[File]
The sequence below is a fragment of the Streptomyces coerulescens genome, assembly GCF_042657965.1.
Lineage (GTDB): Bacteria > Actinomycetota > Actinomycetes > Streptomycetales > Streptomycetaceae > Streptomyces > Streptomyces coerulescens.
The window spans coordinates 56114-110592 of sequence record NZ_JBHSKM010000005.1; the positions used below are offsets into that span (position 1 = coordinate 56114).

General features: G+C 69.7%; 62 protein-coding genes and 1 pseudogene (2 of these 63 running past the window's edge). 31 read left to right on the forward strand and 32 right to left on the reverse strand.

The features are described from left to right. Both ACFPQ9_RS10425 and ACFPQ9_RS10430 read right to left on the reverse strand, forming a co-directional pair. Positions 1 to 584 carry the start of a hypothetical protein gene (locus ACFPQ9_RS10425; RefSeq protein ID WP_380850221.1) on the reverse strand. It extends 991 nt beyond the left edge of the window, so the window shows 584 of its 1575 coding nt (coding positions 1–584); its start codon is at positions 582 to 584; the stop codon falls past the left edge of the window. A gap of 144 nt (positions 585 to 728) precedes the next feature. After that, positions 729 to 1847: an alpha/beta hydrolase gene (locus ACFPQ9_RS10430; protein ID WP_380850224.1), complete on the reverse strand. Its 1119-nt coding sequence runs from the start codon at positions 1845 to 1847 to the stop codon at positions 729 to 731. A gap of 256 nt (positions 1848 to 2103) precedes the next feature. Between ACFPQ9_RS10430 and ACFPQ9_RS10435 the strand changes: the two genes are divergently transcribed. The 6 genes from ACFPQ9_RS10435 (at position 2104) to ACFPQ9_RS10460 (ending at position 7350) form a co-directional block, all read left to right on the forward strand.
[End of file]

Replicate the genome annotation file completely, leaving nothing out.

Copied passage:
The sequence below is a fragment of the Streptomyces coerulescens genome, assembly GCF_042657965.1.
Lineage (GTDB): Bacteria > Actinomycetota > Actinomycetes > Streptomycetales > Streptomycetaceae > Streptomyces > Streptomyces coerulescens.
The window spans coordinates 56114-110592 of sequence record NZ_JBHSKM010000005.1; the positions used below are offsets into that span (position 1 = coordinate 56114).

General features: G+C 69.7%; 62 protein-coding genes and 1 pseudogene (2 of these 63 running past the window's edge). 31 read left to right on the forward strand and 32 right to left on the reverse strand.

The features are described from left to right. Both ACFPQ9_RS10425 and ACFPQ9_RS10430 read right to left on the reverse strand, forming a co-directional pair. Positions 1 to 584 carry the start of a hypothetical protein gene (locus ACFPQ9_RS10425; RefSeq protein ID WP_380850221.1) on the reverse strand. It extends 991 nt beyond the left edge of the window, so the window shows 584 of its 1575 coding nt (coding positions 1–584); its start codon is at positions 582 to 584; the stop codon falls past the left edge of the window. A gap of 144 nt (positions 585 to 728) precedes the next feature. After that, positions 729 to 1847: an alpha/beta hydrolase gene (locus ACFPQ9_RS10430; protein ID WP_380850224.1), complete on the reverse strand. Its 1119-nt coding sequence runs from the start codon at positions 1845 to 1847 to the stop codon at positions 729 to 731. A gap of 256 nt (positions 1848 to 2103) precedes the next feature. Between ACFPQ9_RS10430 and ACFPQ9_RS10435 the strand changes: the two genes are divergently transcribed. The 6 genes from ACFPQ9_RS10435 (at position 2104) to ACFPQ9_RS10460 (ending at position 7350) form a co-directional block, all read left to right on the forward strand.